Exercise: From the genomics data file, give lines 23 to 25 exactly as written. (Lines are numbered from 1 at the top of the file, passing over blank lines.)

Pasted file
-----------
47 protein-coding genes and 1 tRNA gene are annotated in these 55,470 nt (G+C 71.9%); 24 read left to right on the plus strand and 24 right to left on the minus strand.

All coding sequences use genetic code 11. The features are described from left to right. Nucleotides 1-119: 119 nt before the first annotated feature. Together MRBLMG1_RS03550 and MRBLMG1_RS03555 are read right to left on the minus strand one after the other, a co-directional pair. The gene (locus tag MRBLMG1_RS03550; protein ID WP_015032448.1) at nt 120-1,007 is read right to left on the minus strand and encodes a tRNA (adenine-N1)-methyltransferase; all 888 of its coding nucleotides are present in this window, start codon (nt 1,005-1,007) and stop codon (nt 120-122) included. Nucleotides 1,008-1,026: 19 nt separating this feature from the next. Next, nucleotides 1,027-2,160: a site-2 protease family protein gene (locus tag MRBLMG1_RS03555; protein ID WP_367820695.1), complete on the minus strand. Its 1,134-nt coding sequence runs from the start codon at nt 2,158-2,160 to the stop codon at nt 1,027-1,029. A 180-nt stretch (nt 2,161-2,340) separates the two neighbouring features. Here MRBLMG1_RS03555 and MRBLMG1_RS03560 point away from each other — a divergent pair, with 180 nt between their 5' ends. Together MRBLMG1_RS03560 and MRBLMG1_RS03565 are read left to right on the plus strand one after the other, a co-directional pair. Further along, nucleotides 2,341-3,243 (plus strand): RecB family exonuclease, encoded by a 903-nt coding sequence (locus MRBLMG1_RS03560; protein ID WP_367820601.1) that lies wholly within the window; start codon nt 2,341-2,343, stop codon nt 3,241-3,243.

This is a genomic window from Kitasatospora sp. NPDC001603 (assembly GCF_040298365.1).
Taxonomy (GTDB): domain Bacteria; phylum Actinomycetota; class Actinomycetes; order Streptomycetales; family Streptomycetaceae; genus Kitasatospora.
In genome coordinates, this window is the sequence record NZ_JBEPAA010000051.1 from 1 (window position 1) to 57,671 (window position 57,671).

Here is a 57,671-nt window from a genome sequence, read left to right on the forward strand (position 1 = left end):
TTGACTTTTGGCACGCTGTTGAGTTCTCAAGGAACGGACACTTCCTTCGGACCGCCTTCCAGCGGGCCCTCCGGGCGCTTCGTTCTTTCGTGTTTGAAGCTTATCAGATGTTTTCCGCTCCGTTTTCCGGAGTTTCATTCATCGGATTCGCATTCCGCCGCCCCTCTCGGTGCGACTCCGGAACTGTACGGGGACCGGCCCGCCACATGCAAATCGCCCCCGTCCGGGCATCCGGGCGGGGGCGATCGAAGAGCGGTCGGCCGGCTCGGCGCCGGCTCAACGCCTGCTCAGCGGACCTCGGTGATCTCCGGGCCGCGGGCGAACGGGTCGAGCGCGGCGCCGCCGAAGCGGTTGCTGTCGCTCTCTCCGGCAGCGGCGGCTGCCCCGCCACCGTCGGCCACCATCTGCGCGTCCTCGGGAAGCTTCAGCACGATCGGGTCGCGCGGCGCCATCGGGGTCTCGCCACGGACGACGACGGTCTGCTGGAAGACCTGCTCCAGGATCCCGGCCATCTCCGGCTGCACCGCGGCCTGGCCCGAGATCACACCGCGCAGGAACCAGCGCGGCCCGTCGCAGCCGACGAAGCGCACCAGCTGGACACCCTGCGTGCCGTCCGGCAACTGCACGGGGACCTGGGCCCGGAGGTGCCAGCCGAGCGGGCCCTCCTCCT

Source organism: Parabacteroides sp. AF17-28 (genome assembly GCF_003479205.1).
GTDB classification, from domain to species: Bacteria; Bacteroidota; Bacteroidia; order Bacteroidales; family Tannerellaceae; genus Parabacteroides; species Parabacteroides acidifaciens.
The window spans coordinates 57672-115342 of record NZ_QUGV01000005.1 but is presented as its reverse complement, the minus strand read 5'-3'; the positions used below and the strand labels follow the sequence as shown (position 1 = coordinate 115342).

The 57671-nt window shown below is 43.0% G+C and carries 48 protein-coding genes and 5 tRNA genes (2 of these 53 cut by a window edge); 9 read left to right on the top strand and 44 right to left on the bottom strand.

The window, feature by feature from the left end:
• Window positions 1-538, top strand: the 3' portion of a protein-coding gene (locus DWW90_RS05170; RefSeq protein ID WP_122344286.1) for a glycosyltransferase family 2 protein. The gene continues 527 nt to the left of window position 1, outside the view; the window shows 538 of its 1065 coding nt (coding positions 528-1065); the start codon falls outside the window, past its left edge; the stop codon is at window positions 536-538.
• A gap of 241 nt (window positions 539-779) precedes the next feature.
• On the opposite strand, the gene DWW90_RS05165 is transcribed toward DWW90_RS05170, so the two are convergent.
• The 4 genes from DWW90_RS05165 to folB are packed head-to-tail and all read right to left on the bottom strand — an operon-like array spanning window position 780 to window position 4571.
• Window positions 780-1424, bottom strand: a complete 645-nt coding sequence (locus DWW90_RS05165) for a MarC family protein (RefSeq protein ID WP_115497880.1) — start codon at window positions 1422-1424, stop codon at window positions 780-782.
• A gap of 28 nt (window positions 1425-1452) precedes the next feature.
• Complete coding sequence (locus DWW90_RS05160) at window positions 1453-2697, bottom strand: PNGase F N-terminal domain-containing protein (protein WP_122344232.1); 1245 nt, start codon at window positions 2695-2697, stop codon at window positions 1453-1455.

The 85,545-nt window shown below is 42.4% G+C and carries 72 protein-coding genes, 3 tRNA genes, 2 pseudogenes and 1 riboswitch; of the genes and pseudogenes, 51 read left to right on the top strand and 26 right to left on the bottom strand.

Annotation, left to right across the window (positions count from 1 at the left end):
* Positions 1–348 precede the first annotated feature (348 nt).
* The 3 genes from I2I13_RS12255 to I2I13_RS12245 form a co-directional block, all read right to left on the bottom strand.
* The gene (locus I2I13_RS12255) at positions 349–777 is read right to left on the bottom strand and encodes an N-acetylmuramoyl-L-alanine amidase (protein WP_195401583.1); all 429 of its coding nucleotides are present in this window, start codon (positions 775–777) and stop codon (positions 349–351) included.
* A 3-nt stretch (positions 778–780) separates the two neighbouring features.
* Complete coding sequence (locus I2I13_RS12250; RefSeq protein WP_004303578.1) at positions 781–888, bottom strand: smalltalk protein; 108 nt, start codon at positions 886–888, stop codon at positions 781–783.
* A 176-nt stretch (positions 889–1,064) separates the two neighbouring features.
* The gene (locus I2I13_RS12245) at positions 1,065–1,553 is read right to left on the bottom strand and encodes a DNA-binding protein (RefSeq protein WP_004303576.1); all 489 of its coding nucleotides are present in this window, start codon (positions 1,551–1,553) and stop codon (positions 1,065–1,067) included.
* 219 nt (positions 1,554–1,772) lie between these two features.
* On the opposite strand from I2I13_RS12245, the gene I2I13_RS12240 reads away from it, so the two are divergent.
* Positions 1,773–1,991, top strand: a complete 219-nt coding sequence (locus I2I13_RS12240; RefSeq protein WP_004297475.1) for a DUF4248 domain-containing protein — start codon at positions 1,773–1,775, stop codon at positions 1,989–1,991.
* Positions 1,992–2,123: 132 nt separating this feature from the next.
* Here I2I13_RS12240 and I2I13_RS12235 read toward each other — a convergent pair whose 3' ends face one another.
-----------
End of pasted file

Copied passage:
* The 3 genes from I2I13_RS12255 to I2I13_RS12245 form a co-directional block, all read right to left on the bottom strand.
* The gene (locus I2I13_RS12255) at positions 349–777 is read right to left on the bottom strand and encodes an N-acetylmuramoyl-L-alanine amidase (protein WP_195401583.1); all 429 of its coding nucleotides are present in this window, start codon (positions 775–777) and stop codon (positions 349–351) included.
* A 3-nt stretch (positions 778–780) separates the two neighbouring features.